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Residents of North Dakota are huge believers in gun rights and their right to bear arms.  As a North Dakota resident, our state generally does allow you to possess weapons open and concealed; however, there are guidelines which must be adhered to which may prevent you from possessing a weapon or firearm.   People who

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If your license is suspended, all is not lost.  Most people are eligible for a work permit (aka restricted license) after 14 days of hard suspension if you’re on 24/7.  If you’re not on 24/7 you’re usually eligible for a work permit on a 1st DUI/Refusal offense within 7 years after 30 days of hard

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Every case begins with a thorough client interview and consultation during which case goals, expectations, and rapport is established.  The next step is the investigation stage as the best defense is a great offense.  Every possible document, video, note, report, and recording is reviewed to look for possible defenses and prosecutorial weaknesses.  Furthermore, the firm

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Most DUI arrests are the product of a police traffic stop.  Police need “reasonable suspicion” of a violation to stop or detain you; even the smallest violation will allow the police to stop you.  For example, around “bar close” many officers in Bismarck, Mandan, and Fargo will stop vehicles in downtown areas for having an inoperable license

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North Dakota: The current state of cell phone searches in the school setting post-Riley   SCHOOL OFFICIALS School searches by administrators must meet a two-part test. First, the search must be justified by reasonable suspicion at its inception. Second, the search must reasonably relate in scope to the circumstances that justified the search in the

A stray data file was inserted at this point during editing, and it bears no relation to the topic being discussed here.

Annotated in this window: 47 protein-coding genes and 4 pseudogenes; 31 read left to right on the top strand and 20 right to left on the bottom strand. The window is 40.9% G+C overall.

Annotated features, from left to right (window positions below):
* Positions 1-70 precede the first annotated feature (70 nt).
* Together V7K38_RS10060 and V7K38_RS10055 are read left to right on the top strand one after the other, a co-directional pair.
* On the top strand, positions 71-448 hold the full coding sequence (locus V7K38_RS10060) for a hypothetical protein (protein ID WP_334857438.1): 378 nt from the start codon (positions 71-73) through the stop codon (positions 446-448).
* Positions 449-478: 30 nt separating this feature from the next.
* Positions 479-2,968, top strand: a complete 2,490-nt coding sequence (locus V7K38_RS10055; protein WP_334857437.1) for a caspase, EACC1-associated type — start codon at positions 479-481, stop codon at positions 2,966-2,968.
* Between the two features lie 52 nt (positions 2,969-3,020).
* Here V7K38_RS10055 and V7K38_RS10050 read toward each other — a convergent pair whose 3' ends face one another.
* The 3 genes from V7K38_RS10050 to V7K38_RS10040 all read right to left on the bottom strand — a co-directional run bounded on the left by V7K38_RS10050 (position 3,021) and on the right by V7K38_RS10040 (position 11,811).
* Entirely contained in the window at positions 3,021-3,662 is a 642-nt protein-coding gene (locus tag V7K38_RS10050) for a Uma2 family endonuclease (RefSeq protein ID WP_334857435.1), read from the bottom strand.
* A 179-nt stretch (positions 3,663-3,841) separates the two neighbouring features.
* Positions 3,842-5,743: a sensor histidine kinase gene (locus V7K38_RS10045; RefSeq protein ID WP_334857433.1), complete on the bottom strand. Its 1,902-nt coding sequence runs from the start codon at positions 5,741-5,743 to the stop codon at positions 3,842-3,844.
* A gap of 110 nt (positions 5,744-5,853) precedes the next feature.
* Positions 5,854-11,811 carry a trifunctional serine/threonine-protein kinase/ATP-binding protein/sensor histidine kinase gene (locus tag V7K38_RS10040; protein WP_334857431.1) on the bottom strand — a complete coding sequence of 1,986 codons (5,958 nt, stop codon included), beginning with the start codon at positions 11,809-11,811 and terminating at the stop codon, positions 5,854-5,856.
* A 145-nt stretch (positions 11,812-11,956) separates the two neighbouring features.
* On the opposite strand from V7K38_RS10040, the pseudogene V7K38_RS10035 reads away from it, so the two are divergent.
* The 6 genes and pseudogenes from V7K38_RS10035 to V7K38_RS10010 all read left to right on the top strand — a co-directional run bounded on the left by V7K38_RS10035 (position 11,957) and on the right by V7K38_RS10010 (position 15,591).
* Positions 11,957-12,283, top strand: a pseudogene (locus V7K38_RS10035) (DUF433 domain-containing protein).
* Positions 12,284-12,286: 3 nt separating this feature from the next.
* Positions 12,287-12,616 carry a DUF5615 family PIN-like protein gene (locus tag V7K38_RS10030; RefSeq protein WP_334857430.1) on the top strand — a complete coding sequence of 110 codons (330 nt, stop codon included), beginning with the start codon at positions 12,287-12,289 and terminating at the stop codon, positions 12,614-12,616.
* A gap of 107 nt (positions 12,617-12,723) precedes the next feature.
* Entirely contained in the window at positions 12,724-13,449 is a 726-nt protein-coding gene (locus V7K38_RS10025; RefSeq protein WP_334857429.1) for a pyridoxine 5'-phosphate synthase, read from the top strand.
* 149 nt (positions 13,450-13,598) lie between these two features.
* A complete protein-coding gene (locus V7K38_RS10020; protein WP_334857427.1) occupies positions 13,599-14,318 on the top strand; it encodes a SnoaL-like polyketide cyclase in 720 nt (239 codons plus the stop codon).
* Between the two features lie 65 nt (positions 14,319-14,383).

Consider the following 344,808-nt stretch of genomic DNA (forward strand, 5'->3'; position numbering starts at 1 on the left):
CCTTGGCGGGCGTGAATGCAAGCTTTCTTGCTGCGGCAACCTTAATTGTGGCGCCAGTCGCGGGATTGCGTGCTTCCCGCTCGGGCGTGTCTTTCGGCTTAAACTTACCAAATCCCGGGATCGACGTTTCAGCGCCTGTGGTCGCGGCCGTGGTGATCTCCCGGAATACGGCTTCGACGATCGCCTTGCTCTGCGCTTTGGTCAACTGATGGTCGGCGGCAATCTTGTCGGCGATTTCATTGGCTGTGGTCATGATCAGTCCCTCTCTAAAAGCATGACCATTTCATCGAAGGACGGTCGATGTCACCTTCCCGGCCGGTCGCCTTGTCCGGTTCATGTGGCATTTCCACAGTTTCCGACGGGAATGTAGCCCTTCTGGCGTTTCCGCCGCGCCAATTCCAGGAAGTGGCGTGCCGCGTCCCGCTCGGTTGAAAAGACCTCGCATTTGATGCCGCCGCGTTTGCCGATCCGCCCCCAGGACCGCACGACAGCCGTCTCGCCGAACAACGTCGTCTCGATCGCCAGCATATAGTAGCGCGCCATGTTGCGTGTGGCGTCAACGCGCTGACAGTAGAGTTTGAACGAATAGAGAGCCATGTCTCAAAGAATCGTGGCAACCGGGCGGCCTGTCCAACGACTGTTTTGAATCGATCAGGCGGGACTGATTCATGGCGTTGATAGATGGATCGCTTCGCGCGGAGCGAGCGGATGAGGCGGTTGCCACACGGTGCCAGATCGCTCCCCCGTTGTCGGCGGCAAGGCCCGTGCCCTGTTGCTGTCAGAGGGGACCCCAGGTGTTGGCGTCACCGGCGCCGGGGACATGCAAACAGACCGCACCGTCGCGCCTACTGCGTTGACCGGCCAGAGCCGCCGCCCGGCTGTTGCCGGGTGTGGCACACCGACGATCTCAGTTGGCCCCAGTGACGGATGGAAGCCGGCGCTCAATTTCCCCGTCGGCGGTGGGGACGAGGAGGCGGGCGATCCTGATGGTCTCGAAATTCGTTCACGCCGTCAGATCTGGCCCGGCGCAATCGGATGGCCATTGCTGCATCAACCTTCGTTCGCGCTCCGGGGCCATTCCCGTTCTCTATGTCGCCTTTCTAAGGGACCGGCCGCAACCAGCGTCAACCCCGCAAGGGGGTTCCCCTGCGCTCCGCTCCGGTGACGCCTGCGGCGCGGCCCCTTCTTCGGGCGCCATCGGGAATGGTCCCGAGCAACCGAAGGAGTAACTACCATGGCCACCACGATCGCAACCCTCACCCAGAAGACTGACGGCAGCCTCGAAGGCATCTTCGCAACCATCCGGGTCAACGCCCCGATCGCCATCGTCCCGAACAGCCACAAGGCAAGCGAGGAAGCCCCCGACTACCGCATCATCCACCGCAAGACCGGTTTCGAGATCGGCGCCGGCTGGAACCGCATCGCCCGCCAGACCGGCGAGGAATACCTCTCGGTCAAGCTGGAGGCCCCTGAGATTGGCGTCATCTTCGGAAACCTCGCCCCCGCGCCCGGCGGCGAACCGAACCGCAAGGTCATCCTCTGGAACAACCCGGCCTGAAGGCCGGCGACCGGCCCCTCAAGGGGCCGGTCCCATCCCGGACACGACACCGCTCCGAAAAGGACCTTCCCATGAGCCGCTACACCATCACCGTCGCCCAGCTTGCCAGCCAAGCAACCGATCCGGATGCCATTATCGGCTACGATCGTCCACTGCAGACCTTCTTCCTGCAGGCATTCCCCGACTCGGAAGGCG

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Measure 6 is a current initiative, which if approved, would create a legal presumption that each parent in a child custody case is fit to parent and that a requesting parent should receive equal residential responsibility.  That artificial presumption of fitness as a parent could only be rebutted upon a showing by clear and convincing

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Prosecutors, Police, and Defense Attorneys often talk about a “Giglio File” or a particular officer having “Giglio Issues.”  The term “Giglio,” pronounced gig-leo, comes from the landmark U.S. Supreme Court cases Giglio v. United States, 405 U.S. 150 (1972) and Brady v. Maryland, 373 U.S. 83 (1963). Essentially, prosecutors  and the police must disclose evidence

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